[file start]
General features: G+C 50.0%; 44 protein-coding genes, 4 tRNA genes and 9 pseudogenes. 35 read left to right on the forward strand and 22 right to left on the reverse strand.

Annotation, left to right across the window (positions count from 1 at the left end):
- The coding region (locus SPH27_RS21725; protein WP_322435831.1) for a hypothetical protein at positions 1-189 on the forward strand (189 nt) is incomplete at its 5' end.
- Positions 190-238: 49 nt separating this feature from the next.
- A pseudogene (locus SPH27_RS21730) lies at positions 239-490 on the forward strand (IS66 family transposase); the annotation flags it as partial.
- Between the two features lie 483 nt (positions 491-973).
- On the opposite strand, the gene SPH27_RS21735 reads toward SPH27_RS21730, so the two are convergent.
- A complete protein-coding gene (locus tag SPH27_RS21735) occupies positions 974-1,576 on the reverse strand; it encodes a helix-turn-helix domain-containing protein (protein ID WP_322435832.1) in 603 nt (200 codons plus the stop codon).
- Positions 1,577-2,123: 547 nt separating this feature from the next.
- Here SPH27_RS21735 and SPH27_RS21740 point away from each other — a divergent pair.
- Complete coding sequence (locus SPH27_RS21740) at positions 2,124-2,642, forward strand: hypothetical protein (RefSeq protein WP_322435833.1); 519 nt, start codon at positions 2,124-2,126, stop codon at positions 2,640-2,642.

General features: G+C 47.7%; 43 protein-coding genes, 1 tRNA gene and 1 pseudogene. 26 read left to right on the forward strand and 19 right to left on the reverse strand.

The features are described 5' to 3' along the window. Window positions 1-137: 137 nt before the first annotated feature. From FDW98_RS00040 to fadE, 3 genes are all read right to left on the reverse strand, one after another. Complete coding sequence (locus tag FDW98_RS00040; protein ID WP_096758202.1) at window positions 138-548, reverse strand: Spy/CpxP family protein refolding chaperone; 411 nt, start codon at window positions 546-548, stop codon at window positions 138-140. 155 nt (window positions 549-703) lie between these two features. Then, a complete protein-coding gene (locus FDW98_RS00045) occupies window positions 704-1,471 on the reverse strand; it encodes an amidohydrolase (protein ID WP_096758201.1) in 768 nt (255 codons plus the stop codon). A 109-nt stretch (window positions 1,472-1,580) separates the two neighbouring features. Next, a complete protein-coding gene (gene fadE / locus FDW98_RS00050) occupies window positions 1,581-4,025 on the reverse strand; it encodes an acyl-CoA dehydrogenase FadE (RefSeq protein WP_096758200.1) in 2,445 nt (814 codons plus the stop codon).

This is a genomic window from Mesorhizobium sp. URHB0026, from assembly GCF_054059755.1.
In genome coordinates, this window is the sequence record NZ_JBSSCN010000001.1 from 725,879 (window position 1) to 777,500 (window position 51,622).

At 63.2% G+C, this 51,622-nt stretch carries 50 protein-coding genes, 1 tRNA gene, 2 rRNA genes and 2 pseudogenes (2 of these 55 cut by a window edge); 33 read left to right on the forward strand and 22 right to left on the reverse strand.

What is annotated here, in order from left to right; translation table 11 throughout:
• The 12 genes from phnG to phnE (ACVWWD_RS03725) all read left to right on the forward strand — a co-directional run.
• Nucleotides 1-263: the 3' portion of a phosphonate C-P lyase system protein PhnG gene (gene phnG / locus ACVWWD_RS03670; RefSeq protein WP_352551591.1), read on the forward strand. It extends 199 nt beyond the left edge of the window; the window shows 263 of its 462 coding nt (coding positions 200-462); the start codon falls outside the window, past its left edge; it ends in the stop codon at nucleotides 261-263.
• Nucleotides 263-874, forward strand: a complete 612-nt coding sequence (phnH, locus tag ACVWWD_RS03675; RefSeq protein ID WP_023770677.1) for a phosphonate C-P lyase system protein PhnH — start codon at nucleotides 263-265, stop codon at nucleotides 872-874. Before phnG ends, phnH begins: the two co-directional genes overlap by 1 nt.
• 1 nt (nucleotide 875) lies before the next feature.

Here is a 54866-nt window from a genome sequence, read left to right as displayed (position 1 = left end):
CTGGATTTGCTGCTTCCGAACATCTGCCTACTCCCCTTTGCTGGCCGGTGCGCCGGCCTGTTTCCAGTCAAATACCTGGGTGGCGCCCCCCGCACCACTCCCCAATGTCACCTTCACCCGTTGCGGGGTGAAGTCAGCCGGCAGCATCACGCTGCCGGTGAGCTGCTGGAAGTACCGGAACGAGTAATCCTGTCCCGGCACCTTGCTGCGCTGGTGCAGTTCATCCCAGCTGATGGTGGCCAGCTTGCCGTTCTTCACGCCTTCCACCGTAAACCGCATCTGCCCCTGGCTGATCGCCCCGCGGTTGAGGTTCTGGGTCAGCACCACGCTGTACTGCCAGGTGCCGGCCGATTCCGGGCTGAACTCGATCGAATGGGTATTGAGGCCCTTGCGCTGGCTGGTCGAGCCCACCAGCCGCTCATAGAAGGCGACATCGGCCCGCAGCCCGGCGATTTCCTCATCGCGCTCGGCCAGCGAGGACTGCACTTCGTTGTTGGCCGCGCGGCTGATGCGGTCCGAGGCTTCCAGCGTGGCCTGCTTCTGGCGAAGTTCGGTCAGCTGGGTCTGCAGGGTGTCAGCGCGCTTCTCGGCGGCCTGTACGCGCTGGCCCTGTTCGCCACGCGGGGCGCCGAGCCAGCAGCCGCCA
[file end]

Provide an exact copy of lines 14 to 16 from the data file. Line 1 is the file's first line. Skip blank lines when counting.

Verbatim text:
This is a genomic window from Mesorhizobium sp. URHB0026, from assembly GCF_054059755.1.
In genome coordinates, this window is the sequence record NZ_JBSSCN010000001.1 from 725,879 (window position 1) to 777,500 (window position 51,622).

At 63.2% G+C, this 51,622-nt stretch carries 50 protein-coding genes, 1 tRNA gene, 2 rRNA genes and 2 pseudogenes (2 of these 55 cut by a window edge); 33 read left to right on the forward strand and 22 right to left on the reverse strand.